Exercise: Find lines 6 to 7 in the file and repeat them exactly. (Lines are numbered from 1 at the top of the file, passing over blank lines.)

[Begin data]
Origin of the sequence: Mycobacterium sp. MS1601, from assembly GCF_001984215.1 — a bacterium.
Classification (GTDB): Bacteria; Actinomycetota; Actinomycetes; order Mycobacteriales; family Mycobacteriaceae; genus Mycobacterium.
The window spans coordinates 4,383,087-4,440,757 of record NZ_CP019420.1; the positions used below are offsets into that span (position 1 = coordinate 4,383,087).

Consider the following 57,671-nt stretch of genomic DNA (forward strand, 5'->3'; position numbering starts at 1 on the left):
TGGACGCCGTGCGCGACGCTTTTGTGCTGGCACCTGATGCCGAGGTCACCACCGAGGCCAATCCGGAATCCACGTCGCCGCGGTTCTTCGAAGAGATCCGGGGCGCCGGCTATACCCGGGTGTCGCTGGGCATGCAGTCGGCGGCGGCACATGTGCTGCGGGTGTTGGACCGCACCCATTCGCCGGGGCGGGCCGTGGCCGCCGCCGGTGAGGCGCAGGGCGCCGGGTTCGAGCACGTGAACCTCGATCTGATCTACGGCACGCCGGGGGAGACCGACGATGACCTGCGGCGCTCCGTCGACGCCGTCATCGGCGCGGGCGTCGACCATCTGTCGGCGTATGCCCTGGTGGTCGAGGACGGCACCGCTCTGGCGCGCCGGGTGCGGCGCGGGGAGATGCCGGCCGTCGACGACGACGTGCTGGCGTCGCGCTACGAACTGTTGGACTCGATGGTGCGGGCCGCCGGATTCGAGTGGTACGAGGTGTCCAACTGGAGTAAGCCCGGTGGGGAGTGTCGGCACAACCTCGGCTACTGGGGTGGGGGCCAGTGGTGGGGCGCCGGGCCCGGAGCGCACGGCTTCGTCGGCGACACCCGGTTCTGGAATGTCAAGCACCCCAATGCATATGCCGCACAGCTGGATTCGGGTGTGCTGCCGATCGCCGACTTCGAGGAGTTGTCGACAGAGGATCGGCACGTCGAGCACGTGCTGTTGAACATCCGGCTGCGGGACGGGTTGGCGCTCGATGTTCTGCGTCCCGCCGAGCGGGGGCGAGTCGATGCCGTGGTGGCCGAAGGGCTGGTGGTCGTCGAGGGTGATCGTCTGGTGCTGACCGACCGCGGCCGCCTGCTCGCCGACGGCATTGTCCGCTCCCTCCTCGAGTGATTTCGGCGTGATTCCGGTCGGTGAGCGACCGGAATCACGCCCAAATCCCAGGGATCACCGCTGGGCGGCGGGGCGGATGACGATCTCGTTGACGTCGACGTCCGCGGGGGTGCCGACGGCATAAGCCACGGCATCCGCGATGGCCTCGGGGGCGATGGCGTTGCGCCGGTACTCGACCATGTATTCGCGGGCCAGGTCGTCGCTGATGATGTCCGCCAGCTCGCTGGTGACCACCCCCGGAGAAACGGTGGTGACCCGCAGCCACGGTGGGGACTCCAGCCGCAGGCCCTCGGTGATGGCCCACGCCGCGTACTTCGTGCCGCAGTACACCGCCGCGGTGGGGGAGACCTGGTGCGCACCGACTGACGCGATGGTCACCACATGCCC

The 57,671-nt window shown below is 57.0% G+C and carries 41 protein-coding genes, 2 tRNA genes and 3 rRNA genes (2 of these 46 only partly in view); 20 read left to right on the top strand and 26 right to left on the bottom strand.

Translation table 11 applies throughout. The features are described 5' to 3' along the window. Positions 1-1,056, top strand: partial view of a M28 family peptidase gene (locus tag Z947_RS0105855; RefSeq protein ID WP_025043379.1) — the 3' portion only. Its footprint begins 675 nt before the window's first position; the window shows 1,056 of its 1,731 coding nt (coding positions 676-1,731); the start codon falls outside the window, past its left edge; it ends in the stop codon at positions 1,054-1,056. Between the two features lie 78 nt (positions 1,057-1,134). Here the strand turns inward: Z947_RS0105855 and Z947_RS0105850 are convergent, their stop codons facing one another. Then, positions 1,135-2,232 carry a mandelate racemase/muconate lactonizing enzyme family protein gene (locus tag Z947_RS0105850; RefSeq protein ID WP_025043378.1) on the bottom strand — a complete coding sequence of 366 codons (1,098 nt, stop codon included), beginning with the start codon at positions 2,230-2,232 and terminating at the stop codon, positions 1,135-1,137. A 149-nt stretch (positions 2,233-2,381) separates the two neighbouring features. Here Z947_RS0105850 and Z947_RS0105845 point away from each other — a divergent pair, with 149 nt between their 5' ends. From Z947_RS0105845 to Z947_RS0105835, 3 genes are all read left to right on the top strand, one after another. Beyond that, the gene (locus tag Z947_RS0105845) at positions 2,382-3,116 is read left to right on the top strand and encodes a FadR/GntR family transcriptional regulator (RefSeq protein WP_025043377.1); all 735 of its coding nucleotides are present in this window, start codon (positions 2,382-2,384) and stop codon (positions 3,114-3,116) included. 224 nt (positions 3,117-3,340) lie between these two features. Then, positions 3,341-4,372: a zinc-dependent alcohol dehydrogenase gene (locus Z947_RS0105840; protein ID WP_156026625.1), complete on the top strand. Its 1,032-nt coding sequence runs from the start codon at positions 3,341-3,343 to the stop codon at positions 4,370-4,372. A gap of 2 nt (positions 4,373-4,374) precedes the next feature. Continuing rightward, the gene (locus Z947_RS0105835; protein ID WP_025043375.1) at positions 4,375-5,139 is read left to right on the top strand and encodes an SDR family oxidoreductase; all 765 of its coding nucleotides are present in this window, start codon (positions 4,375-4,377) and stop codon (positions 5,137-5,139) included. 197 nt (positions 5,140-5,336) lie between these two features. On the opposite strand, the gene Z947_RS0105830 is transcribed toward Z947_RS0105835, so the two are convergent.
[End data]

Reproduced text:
The 57,671-nt window shown below is 57.0% G+C and carries 41 protein-coding genes, 2 tRNA genes and 3 rRNA genes (2 of these 46 only partly in view); 20 read left to right on the top strand and 26 right to left on the bottom strand.

Translation table 11 applies throughout. The features are described 5' to 3' along the window. Positions 1-1,056, top strand: partial view of a M28 family peptidase gene (locus tag Z947_RS0105855; RefSeq protein ID WP_025043379.1) — the 3' portion only. Its footprint begins 675 nt before the window's first position; the window shows 1,056 of its 1,731 coding nt (coding positions 676-1,731); the start codon falls outside the window, past its left edge; it ends in the stop codon at positions 1,054-1,056. Between the two features lie 78 nt (positions 1,057-1,134). Here the strand turns inward: Z947_RS0105855 and Z947_RS0105850 are convergent, their stop codons facing one another. Then, positions 1,135-2,232 carry a mandelate racemase/muconate lactonizing enzyme family protein gene (locus tag Z947_RS0105850; RefSeq protein ID WP_025043378.1) on the bottom strand — a complete coding sequence of 366 codons (1,098 nt, stop codon included), beginning with the start codon at positions 2,230-2,232 and terminating at the stop codon, positions 1,135-1,137. A 149-nt stretch (positions 2,233-2,381) separates the two neighbouring features. Here Z947_RS0105850 and Z947_RS0105845 point away from each other — a divergent pair, with 149 nt between their 5' ends. From Z947_RS0105845 to Z947_RS0105835, 3 genes are all read left to right on the top strand, one after another. Beyond that, the gene (locus tag Z947_RS0105845) at positions 2,382-3,116 is read left to right on the top strand and encodes a FadR/GntR family transcriptional regulator (RefSeq protein WP_025043377.1); all 735 of its coding nucleotides are present in this window, start codon (positions 2,382-2,384) and stop codon (positions 3,114-3,116) included. 224 nt (positions 3,117-3,340) lie between these two features. Then, positions 3,341-4,372: a zinc-dependent alcohol dehydrogenase gene (locus Z947_RS0105840; protein ID WP_156026625.1), complete on the top strand. Its 1,032-nt coding sequence runs from the start codon at positions 3,341-3,343 to the stop codon at positions 4,370-4,372. A gap of 2 nt (positions 4,373-4,374) precedes the next feature. Continuing rightward, the gene (locus Z947_RS0105835; protein ID WP_025043375.1) at positions 4,375-5,139 is read left to right on the top strand and encodes an SDR family oxidoreductase; all 765 of its coding nucleotides are present in this window, start codon (positions 4,375-4,377) and stop codon (positions 5,137-5,139) included. 197 nt (positions 5,140-5,336) lie between these two features. On the opposite strand, the gene Z947_RS0105830 is transcribed toward Z947_RS0105835, so the two are convergent.